Sony supported this solution long time ago with its PS4 System Software 2.5 offering a complete backup & restore solution for users who need to upgrade their internal hard drive, or just want to take a precautionary copy of their data.
The use of this solution is declining among users, particularly after the support for the first solution. You can read more about it in details here.
The external hard drive here just works as a backup solution for emergency or for replacing the internal hard drive with a new one. It’s very helpful when a disaster occurs to the internal hard drive, like a serious failure that stops it from working entirely.
Overall, it is a wise option for those who need to take another copy of their games, apps and movies and keep it in a safe place until it’s needed. And, whereas the extended storage solution does NOT allow you to store game saves (but not trophies) on it, this solution does.
Another good thing about this solution is that the external hard drive doesn’t have to follow the strict standards of its successor. Just any USB hard drive can do the job perfectly.
How to use the backup storage
To get the ball rolling, you’ll need to plug in your external drive over USB. It needs to be formatted using FAT32 or exFAT, and if you want to back up a full drive, the external drive should have at least the same capacity as the internal drive.
Launch the Settings app from the PS4’s main menu. Select the System option, go down to Back Up and Restore, and then go into the Back Up PS4 sub-menu.
At this point, you may be notified that your trophies can’t be backed up. Of course, trophies sync over PSN, so that’s not a problem. If you’re sure that everything is already synced, just select “OK.” If you want to make sure that all of your trophies are properly synced, you should back out, launch the Trophies app, and make sure that everything is copacetic before continuing.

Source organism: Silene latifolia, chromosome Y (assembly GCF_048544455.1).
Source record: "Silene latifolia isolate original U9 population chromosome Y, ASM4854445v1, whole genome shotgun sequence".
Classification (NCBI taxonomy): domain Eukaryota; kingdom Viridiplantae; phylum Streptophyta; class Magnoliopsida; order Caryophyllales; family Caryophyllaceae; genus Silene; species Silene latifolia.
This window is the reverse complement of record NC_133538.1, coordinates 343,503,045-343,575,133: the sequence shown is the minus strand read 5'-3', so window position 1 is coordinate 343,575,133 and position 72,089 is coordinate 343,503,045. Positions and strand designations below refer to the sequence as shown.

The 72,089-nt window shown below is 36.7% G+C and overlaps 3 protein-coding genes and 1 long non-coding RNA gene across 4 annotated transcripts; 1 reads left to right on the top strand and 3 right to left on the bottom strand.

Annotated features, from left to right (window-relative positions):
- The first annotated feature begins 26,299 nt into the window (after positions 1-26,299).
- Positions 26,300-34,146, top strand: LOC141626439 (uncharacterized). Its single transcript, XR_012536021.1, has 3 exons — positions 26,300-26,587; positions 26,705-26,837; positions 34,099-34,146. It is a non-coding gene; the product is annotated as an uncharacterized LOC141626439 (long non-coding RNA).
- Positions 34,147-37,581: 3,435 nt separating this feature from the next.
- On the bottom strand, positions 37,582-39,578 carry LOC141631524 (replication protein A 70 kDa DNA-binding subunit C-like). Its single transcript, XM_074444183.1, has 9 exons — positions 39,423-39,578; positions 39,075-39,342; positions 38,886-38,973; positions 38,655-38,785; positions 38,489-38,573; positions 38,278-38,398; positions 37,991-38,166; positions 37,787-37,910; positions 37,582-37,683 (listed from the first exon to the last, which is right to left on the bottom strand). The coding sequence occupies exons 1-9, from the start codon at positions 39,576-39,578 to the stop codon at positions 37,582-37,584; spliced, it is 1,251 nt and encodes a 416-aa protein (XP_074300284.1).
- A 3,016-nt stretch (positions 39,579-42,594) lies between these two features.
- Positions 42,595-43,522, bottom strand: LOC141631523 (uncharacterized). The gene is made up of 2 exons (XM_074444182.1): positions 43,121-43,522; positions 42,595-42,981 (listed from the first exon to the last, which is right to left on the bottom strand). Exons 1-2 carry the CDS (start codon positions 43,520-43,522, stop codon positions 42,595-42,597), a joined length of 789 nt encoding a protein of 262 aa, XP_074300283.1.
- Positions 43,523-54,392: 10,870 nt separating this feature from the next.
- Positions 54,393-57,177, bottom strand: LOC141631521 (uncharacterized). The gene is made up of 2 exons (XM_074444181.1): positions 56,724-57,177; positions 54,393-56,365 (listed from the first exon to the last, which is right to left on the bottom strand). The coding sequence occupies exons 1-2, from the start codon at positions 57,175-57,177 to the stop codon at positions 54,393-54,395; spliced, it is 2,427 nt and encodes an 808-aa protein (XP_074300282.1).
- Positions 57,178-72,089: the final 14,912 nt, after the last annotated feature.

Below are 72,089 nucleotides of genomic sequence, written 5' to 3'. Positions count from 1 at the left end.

PS4 External Storage Device Types
If you’re a computer savvy, you are certainly aware of the existence of different types of external storage devices that support USB 3.x connection. Theoretically, all these types would work properly without any issue with all models of PS4, including PS4 PRO.
Portable Classical External Hard Drive
This type of external storage has the top popularity among consumers, thus it’s the most common in the market. In a nutshell, it’s a classical hard drive in 2.5-inch form factor put inside an enclosure with SATA-to-USB bridge adapter and doesn’t require a power cable to operate, it just takes its required electrical power from the USB port it’s connected to.
There’re two options come with this type:
- Single Drive. It’s the standard option with this type.
- Dual-drive with RAID-0 configuration. It offers double the speed of the first option. So far, only 4tb capacity is available.
The bad news here is that if you opt for the dual-drive hard drive, you won’t get the full advantage of it, because PS4 system will only recognize one drive
Stationary Desktop External Hard Drive
This type of external hard drives needs an additional power cable to operate, so it cannot be portable like the first type. It’s a 3.5-inch desktop hard drive collected inside an enclosure and connects via USB. They are faster than portable hard drives that sacrificed some of its performance for the sake of portability and compactness. The difference in performance is not too big though and can be neglected. They are known also to be more reliable than portable drives, but it’s again not a big issue as long as you don’t treat your portable HDD like a maraca when you’re transferring files.